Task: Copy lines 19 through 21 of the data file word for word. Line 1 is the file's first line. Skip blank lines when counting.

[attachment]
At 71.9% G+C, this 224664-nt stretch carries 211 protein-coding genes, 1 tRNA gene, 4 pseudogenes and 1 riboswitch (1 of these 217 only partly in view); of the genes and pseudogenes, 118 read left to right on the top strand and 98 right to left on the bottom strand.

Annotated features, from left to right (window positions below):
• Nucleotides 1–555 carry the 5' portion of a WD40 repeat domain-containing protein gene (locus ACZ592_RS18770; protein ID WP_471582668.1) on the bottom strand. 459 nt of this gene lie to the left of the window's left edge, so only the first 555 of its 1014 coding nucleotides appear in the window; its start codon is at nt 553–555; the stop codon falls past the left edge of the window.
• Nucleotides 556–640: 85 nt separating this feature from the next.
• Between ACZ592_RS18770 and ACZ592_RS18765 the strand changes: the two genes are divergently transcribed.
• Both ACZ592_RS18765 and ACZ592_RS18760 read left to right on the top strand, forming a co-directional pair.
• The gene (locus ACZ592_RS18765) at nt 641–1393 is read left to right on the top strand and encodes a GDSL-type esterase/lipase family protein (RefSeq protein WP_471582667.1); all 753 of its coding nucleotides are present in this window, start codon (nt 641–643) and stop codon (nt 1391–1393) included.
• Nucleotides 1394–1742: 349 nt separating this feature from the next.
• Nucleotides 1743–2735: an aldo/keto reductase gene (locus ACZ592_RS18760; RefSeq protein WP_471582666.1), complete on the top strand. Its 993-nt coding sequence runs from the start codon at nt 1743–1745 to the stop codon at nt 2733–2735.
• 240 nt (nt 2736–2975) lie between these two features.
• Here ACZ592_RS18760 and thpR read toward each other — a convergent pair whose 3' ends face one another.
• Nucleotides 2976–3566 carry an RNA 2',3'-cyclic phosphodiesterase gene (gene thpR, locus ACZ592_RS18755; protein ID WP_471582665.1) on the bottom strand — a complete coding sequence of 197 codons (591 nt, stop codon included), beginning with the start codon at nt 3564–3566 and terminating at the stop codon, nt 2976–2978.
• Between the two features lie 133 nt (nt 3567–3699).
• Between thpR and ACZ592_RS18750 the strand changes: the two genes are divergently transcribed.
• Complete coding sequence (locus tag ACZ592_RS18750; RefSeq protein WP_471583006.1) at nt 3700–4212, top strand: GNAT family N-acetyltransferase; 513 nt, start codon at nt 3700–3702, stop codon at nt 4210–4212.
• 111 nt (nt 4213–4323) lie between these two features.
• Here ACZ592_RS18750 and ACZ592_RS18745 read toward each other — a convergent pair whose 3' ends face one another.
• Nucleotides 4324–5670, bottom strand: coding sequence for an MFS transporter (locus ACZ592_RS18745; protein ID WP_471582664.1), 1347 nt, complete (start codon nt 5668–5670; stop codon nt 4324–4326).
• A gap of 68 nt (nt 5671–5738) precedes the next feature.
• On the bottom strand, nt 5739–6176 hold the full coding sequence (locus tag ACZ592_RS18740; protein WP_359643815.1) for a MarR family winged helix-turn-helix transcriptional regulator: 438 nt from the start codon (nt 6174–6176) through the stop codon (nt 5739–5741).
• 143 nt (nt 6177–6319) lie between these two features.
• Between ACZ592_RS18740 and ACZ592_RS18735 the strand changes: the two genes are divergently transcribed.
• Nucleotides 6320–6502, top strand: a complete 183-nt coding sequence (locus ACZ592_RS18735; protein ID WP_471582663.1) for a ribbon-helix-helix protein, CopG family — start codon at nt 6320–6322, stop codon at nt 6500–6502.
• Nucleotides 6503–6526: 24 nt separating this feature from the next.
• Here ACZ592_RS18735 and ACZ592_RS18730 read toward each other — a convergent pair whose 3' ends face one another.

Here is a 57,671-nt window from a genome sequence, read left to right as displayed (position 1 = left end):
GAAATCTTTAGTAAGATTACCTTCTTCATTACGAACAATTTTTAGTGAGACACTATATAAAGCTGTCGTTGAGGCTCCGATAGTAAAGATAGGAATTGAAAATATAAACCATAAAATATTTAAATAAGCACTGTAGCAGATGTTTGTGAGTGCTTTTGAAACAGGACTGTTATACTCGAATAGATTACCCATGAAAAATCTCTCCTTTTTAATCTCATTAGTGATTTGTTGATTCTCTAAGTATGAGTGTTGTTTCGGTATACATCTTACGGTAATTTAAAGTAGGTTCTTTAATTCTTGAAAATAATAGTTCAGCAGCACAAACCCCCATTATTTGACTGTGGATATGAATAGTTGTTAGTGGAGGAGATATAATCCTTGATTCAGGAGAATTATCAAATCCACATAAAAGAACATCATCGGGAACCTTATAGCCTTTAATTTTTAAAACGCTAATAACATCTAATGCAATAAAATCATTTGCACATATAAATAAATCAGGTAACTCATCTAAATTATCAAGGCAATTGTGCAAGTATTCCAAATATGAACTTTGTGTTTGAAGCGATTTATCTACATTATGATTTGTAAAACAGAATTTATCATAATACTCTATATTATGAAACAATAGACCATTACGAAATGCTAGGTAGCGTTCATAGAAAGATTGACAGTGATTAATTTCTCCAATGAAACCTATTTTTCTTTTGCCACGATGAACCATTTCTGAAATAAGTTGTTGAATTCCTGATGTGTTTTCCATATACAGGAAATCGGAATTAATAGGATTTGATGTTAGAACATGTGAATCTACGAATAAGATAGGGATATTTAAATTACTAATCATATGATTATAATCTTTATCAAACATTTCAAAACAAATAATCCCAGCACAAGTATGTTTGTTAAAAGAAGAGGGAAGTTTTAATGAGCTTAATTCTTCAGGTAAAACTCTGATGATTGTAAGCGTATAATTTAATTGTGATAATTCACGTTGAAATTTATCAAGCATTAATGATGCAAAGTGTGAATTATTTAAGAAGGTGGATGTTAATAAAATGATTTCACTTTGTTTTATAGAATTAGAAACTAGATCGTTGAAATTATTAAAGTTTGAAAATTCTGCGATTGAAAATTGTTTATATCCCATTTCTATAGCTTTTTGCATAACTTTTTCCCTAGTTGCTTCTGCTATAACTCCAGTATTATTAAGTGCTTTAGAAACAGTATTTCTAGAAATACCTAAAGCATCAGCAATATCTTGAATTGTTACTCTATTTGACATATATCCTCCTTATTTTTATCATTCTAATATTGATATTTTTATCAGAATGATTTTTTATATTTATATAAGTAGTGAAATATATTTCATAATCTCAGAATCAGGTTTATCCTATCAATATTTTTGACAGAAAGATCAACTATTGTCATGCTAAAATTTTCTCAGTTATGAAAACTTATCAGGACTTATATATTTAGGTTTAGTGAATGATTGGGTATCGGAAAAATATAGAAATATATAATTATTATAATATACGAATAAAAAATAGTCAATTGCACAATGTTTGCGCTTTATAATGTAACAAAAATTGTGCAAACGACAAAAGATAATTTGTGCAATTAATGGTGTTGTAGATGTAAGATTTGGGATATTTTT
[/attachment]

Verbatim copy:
• A gap of 68 nt (nt 5671–5738) precedes the next feature.
• On the bottom strand, nt 5739–6176 hold the full coding sequence (locus tag ACZ592_RS18740; protein WP_359643815.1) for a MarR family winged helix-turn-helix transcriptional regulator: 438 nt from the start codon (nt 6174–6176) through the stop codon (nt 5739–5741).
• 143 nt (nt 6177–6319) lie between these two features.